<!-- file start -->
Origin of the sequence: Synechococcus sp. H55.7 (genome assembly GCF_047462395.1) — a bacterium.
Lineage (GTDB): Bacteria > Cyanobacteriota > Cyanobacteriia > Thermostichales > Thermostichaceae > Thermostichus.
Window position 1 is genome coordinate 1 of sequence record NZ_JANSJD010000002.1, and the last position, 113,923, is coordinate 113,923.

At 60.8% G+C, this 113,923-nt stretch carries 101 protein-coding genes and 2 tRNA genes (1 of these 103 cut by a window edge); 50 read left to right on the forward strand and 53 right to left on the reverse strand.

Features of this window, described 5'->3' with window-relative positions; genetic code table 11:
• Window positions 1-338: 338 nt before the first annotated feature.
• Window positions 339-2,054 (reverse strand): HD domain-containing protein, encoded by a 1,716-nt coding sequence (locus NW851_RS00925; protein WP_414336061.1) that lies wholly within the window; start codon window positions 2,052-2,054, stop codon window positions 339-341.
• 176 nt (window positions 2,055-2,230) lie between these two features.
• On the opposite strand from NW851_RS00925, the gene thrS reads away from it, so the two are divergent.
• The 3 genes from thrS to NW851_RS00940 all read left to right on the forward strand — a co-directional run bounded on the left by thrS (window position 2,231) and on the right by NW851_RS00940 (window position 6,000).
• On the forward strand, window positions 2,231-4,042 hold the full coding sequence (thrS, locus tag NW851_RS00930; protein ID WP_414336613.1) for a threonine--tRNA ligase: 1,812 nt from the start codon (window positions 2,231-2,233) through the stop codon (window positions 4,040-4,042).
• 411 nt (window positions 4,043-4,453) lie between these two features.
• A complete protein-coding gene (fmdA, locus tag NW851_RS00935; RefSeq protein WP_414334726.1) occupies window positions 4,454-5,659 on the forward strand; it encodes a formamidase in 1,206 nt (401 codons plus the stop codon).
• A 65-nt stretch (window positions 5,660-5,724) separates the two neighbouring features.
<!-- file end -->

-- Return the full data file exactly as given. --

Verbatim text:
Origin of the sequence: Synechococcus sp. H55.7 (genome assembly GCF_047462395.1) — a bacterium.
Lineage (GTDB): Bacteria > Cyanobacteriota > Cyanobacteriia > Thermostichales > Thermostichaceae > Thermostichus.
Window position 1 is genome coordinate 1 of sequence record NZ_JANSJD010000002.1, and the last position, 113,923, is coordinate 113,923.

At 60.8% G+C, this 113,923-nt stretch carries 101 protein-coding genes and 2 tRNA genes (1 of these 103 cut by a window edge); 50 read left to right on the forward strand and 53 right to left on the reverse strand.

Features of this window, described 5'->3' with window-relative positions; genetic code table 11:
• Window positions 1-338: 338 nt before the first annotated feature.
• Window positions 339-2,054 (reverse strand): HD domain-containing protein, encoded by a 1,716-nt coding sequence (locus NW851_RS00925; protein WP_414336061.1) that lies wholly within the window; start codon window positions 2,052-2,054, stop codon window positions 339-341.
• 176 nt (window positions 2,055-2,230) lie between these two features.
• On the opposite strand from NW851_RS00925, the gene thrS reads away from it, so the two are divergent.
• The 3 genes from thrS to NW851_RS00940 all read left to right on the forward strand — a co-directional run bounded on the left by thrS (window position 2,231) and on the right by NW851_RS00940 (window position 6,000).
• On the forward strand, window positions 2,231-4,042 hold the full coding sequence (thrS, locus tag NW851_RS00930; protein ID WP_414336613.1) for a threonine--tRNA ligase: 1,812 nt from the start codon (window positions 2,231-2,233) through the stop codon (window positions 4,040-4,042).
• 411 nt (window positions 4,043-4,453) lie between these two features.
• A complete protein-coding gene (fmdA, locus tag NW851_RS00935; RefSeq protein WP_414334726.1) occupies window positions 4,454-5,659 on the forward strand; it encodes a formamidase in 1,206 nt (401 codons plus the stop codon).
• A 65-nt stretch (window positions 5,660-5,724) separates the two neighbouring features.